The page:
By: Ghazali, Abu Hamid ( 450/1058 - 505/1111 )Share
Book XXXIV of 'Revival of the Religious Sciences (Ihya 'Ulum al-Din')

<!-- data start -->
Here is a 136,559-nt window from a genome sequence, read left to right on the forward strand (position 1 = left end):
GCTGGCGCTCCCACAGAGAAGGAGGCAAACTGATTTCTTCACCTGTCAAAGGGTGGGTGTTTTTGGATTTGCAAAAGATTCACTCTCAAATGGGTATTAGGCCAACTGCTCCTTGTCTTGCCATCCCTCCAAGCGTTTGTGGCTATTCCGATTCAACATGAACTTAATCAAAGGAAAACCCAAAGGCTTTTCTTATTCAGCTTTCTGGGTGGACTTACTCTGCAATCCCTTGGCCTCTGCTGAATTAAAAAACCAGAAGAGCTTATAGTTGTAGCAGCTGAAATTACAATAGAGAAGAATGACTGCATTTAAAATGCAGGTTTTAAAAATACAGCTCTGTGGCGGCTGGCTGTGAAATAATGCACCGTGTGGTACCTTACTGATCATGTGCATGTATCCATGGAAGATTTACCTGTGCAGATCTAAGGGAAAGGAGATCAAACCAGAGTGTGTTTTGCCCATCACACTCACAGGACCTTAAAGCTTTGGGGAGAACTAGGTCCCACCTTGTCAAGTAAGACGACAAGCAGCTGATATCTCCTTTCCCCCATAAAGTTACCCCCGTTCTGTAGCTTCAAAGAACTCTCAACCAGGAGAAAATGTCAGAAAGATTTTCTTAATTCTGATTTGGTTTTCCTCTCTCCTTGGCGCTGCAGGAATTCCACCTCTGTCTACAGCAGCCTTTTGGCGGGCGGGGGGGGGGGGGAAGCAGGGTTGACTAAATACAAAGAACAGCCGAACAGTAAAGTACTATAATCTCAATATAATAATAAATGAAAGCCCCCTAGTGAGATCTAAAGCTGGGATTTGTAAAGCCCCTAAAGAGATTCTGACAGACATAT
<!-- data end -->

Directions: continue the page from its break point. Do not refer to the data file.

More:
Al-Ghazali on Poverty and Abstinence is the thirty-fourth chapter of the Revival of the Religious Sciences (Ihya' 'Ulum al-Din), which is widely regarded as the greatest work of Muslim spirituality. In Al-Ghazali on Poverty and Abstinence, Abu Hamid al-Ghazali considers two themes dear to Islamic devotional literature: poverty and abstinence. Taking as his example the Prophet's love for the poor, Ghazali explains that poverty is not simply an accidental state of destitution that might befall anyone but rather an inner acceptance of the Will of God and a form of abstinence for His sake. Thus the life of poverty described by Ghazali in Al-Ghazali on Poverty and Abstinence refers to what every devoted follower of the Prophet is meant to adopt whatever his or her outer state may be.